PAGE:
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AIM 

6/17/21 

g.  Night LZs 

1. 

There are several ways to light a night LZ: 

(a) 

Mark the touchdown area with five lights 

or road flares, one in each corner and one indicating 
the direction of the wind. See FIG 10

2

7. 

FIG 10

2

Recommended Lighting for 

Landing Zone Operations at Night 

NOTE

 

Road flares are an intense source of ignition and may be 
unsuitable or dangerous in certain conditions. In any case, 
they must be closely managed and firefighting equipment 
should be present when used. Other light sources are 
preferred, if available. 

(b) 

If chemical light sticks may be used, care 

should be taken to assure they are adequately secured 
against being dislodged by the helicopter’s rotor 
wash. 

(c) 

Another method of marking a LZ uses four 

emergency vehicles with their low beam headlights 
aimed toward the intended landing area. 

(d) 

A third method for marking a LZ uses two 

vehicles. Have the vehicles direct their headlight 
beams into the wind, crossing at the center of the LZ. 
(If fire/rescue personnel are available, the reflective 
stripes on their bunker gear will assist the pilot 
greatly.) 

2. 

At night, spotlights, flood lights and hand 

lights used to define the LZ are not to be pointed at the 
helicopter. However, they are helpful when pointed 
toward utility poles, trees or other hazards to the 
landing aircraft. White lights such as spotlights, 
flashbulbs and hi

beam headlights ruin the pilot’s 

night vision and temporarily blind him. Red lights, 
however, are very helpful in finding accident 

locations and do not affect the pilot’s night vision as 
significantly. 

3. 

As in Day LZ operations, ensure radio contact 

is accomplished between ground and air, if possible. 

h.  Ground Guide 

1. 

When the helicopter is in sight, one person 

should assist the LZ Coordinator by guiding the 
helicopter into a safe landing area. In selecting an LZ 
Coordinator, recognize that medical personnel 
usually are very busy with the patient at this time. It 
is recommended that the LZ Coordinator be someone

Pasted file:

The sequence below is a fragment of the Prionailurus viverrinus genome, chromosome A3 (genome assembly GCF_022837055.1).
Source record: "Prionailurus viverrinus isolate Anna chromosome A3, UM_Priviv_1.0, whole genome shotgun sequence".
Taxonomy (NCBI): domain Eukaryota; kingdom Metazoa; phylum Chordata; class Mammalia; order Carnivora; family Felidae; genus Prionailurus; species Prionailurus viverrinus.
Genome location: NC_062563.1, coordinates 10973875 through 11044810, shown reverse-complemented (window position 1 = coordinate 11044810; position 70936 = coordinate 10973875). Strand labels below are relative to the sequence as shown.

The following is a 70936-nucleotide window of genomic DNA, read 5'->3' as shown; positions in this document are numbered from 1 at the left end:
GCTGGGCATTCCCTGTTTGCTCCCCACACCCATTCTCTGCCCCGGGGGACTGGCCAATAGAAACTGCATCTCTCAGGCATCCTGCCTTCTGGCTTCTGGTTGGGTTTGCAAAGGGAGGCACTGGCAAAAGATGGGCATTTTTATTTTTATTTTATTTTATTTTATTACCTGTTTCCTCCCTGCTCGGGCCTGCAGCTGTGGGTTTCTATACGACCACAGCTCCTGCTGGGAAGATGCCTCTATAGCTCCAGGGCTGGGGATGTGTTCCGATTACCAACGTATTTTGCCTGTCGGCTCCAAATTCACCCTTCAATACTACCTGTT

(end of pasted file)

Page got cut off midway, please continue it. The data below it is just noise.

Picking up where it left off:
other than a medical responder, if possible. Eye 
protection should be worn. The ground guide should 
stand with his/her back to the wind and his/her arms 
raised over his/her head (flashlights in each hand for 
night operations.) 

2. 

The pilot will confirm the LZ sighting by 

radio. If possible, once the pilot has identified the LZ, 
the ground guide should move out of the LZ. 

3. 

As the helicopter turns into the wind and 

begins a descent, the LZ coordinator should provide 
assistance by means of radio contact, or utilize the 
“unsafe signal” to wave off the helicopter if the LZ is 
not safe (see FIG 10

2

8). The LZ Coordinator 

should be far enough from the touchdown area that 
he/she can still maintain visual contact with the pilot. 

i.  Assisting the Crew 

1. 

After the helicopter has landed, do not 

approach the helicopter. The crew will approach you. 

2. 

Be prepared to assist the crew by providing 

security for the helicopter. If asked to provide 
security, allow no one but the crew to approach the 
aircraft. 

3. 

Once the patient is prepared and ready to load, 

allow the crew to open the doors to the helicopter and 
guide the loading of the patient. 

4. 

When approaching or departing the helicop-

ter, always be aware of the tail rotor and always 
follow the directions of the crew. Working around a 
running helicopter can be potentially dangerous.  The 
environment is very noisy and, with exhaust gases 
and rotor wash, often windy. In scene operations, the 
surface may be uneven, soft, or slippery which can 
lead to tripping. Be very careful of your footing in this 
environment. 

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Special Operations